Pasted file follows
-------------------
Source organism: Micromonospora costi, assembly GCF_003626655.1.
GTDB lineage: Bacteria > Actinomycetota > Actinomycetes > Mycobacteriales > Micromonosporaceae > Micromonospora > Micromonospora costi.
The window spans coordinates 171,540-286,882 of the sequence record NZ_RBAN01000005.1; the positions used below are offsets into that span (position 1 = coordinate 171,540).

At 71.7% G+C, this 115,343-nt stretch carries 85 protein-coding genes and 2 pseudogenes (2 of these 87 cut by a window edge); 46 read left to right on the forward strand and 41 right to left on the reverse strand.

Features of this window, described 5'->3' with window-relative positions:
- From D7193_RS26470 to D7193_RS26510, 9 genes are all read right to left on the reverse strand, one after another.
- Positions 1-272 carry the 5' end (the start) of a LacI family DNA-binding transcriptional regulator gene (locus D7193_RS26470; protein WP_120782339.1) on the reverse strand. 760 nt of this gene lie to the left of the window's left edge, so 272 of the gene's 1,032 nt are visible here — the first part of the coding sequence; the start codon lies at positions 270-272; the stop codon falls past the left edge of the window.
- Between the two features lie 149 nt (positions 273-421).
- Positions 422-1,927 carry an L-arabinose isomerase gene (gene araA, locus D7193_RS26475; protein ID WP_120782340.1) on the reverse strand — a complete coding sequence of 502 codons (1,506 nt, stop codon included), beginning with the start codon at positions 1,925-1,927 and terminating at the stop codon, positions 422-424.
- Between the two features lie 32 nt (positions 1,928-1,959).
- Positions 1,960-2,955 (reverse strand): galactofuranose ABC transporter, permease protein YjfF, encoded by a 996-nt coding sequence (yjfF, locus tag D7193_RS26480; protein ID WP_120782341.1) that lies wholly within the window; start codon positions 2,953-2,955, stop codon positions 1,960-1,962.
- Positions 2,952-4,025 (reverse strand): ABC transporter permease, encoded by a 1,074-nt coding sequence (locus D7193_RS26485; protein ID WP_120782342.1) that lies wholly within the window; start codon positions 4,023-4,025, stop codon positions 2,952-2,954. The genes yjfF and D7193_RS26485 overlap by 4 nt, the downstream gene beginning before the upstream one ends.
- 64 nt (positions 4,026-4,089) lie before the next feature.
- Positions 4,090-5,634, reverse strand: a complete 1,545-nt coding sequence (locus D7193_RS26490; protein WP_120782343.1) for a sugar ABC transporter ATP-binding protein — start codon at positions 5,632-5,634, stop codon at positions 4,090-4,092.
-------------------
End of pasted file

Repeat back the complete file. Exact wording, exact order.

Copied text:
Source organism: Micromonospora costi, assembly GCF_003626655.1.
GTDB lineage: Bacteria > Actinomycetota > Actinomycetes > Mycobacteriales > Micromonosporaceae > Micromonospora > Micromonospora costi.
The window spans coordinates 171,540-286,882 of the sequence record NZ_RBAN01000005.1; the positions used below are offsets into that span (position 1 = coordinate 171,540).

At 71.7% G+C, this 115,343-nt stretch carries 85 protein-coding genes and 2 pseudogenes (2 of these 87 cut by a window edge); 46 read left to right on the forward strand and 41 right to left on the reverse strand.

Features of this window, described 5'->3' with window-relative positions:
- From D7193_RS26470 to D7193_RS26510, 9 genes are all read right to left on the reverse strand, one after another.
- Positions 1-272 carry the 5' end (the start) of a LacI family DNA-binding transcriptional regulator gene (locus D7193_RS26470; protein WP_120782339.1) on the reverse strand. 760 nt of this gene lie to the left of the window's left edge, so 272 of the gene's 1,032 nt are visible here — the first part of the coding sequence; the start codon lies at positions 270-272; the stop codon falls past the left edge of the window.
- Between the two features lie 149 nt (positions 273-421).
- Positions 422-1,927 carry an L-arabinose isomerase gene (gene araA, locus D7193_RS26475; protein ID WP_120782340.1) on the reverse strand — a complete coding sequence of 502 codons (1,506 nt, stop codon included), beginning with the start codon at positions 1,925-1,927 and terminating at the stop codon, positions 422-424.
- Between the two features lie 32 nt (positions 1,928-1,959).
- Positions 1,960-2,955 (reverse strand): galactofuranose ABC transporter, permease protein YjfF, encoded by a 996-nt coding sequence (yjfF, locus tag D7193_RS26480; protein ID WP_120782341.1) that lies wholly within the window; start codon positions 2,953-2,955, stop codon positions 1,960-1,962.
- Positions 2,952-4,025 (reverse strand): ABC transporter permease, encoded by a 1,074-nt coding sequence (locus D7193_RS26485; protein ID WP_120782342.1) that lies wholly within the window; start codon positions 4,023-4,025, stop codon positions 2,952-2,954. The genes yjfF and D7193_RS26485 overlap by 4 nt, the downstream gene beginning before the upstream one ends.
- 64 nt (positions 4,026-4,089) lie before the next feature.
- Positions 4,090-5,634, reverse strand: a complete 1,545-nt coding sequence (locus D7193_RS26490; protein WP_120782343.1) for a sugar ABC transporter ATP-binding protein — start codon at positions 5,632-5,634, stop codon at positions 4,090-4,092.